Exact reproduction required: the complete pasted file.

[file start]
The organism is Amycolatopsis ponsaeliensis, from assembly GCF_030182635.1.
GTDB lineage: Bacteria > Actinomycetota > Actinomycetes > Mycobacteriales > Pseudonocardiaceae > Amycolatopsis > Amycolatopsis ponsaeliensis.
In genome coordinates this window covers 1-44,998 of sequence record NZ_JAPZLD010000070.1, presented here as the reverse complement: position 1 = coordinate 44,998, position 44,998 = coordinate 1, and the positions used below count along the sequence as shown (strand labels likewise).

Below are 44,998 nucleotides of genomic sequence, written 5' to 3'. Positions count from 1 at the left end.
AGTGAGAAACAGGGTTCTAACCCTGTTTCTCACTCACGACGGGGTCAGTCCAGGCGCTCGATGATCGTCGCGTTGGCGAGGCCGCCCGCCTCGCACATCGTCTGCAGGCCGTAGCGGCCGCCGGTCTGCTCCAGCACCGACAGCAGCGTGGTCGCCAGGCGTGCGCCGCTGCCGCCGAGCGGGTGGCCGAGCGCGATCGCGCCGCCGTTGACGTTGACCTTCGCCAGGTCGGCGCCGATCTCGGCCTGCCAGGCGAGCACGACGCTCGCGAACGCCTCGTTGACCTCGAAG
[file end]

The organism is Amycolatopsis ponsaeliensis, from assembly GCF_030182635.1.
GTDB lineage: Bacteria > Actinomycetota > Actinomycetes > Mycobacteriales > Pseudonocardiaceae > Amycolatopsis > Amycolatopsis ponsaeliensis.
In genome coordinates this window covers 1-44,998 of sequence record NZ_JAPZLD010000070.1, presented here as the reverse complement: position 1 = coordinate 44,998, position 44,998 = coordinate 1, and the positions used below count along the sequence as shown (strand labels likewise).

Below are 44,998 nucleotides of genomic sequence, written 5' to 3'. Positions count from 1 at the left end.
AGTGAGAAACAGGGTTCTAACCCTGTTTCTCACTCACGACGGGGTCAGTCCAGGCGCTCGATGATCGTCGCGTTGGCGAGGCCGCCCGCCTCGCACATCGTCTGCAGGCCGTAGCGGCCGCCGGTCTGCTCCAGCACCGACAGCAGCGTGGTCGCCAGGCGTGCGCCGCTGCCGCCGAGCGGGTGGCCGAGCGCGATCGCGCCGCCGTTGACGTTGACCTTCGCCAGGTCGGCGCCGATCTCGGCCTGCCAGGCGAGCACGACGCTCGCGAACGCCTCGTTGACCTCGAAG